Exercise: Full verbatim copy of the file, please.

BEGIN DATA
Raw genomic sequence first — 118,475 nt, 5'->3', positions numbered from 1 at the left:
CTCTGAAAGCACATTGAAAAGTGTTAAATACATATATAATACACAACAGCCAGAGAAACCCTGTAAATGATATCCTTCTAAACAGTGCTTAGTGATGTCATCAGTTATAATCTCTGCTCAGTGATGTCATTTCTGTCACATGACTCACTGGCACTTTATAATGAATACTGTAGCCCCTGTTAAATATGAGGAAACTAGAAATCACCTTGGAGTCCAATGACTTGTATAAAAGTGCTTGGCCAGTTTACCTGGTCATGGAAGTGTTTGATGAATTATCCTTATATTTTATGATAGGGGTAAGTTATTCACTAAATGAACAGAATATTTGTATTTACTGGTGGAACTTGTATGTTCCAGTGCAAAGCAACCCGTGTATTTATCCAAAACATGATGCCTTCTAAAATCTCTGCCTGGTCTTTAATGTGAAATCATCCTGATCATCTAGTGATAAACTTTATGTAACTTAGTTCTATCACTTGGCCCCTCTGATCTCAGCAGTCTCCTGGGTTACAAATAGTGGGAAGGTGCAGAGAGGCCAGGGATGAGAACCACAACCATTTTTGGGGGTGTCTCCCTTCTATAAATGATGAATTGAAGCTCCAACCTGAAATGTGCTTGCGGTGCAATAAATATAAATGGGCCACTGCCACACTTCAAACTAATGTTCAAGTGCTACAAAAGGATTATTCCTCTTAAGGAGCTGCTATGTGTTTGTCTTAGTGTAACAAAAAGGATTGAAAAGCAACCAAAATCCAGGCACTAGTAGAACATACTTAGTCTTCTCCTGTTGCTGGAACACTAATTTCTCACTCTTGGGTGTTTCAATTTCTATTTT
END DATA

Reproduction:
Raw genomic sequence first — 118,475 nt, 5'->3', positions numbered from 1 at the left:
CTCTGAAAGCACATTGAAAAGTGTTAAATACATATATAATACACAACAGCCAGAGAAACCCTGTAAATGATATCCTTCTAAACAGTGCTTAGTGATGTCATCAGTTATAATCTCTGCTCAGTGATGTCATTTCTGTCACATGACTCACTGGCACTTTATAATGAATACTGTAGCCCCTGTTAAATATGAGGAAACTAGAAATCACCTTGGAGTCCAATGACTTGTATAAAAGTGCTTGGCCAGTTTACCTGGTCATGGAAGTGTTTGATGAATTATCCTTATATTTTATGATAGGGGTAAGTTATTCACTAAATGAACAGAATATTTGTATTTACTGGTGGAACTTGTATGTTCCAGTGCAAAGCAACCCGTGTATTTATCCAAAACATGATGCCTTCTAAAATCTCTGCCTGGTCTTTAATGTGAAATCATCCTGATCATCTAGTGATAAACTTTATGTAACTTAGTTCTATCACTTGGCCCCTCTGATCTCAGCAGTCTCCTGGGTTACAAATAGTGGGAAGGTGCAGAGAGGCCAGGGATGAGAACCACAACCATTTTTGGGGGTGTCTCCCTTCTATAAATGATGAATTGAAGCTCCAACCTGAAATGTGCTTGCGGTGCAATAAATATAAATGGGCCACTGCCACACTTCAAACTAATGTTCAAGTGCTACAAAAGGATTATTCCTCTTAAGGAGCTGCTATGTGTTTGTCTTAGTGTAACAAAAAGGATTGAAAAGCAACCAAAATCCAGGCACTAGTAGAACATACTTAGTCTTCTCCTGTTGCTGGAACACTAATTTCTCACTCTTGGGTGTTTCAATTTCTATTTT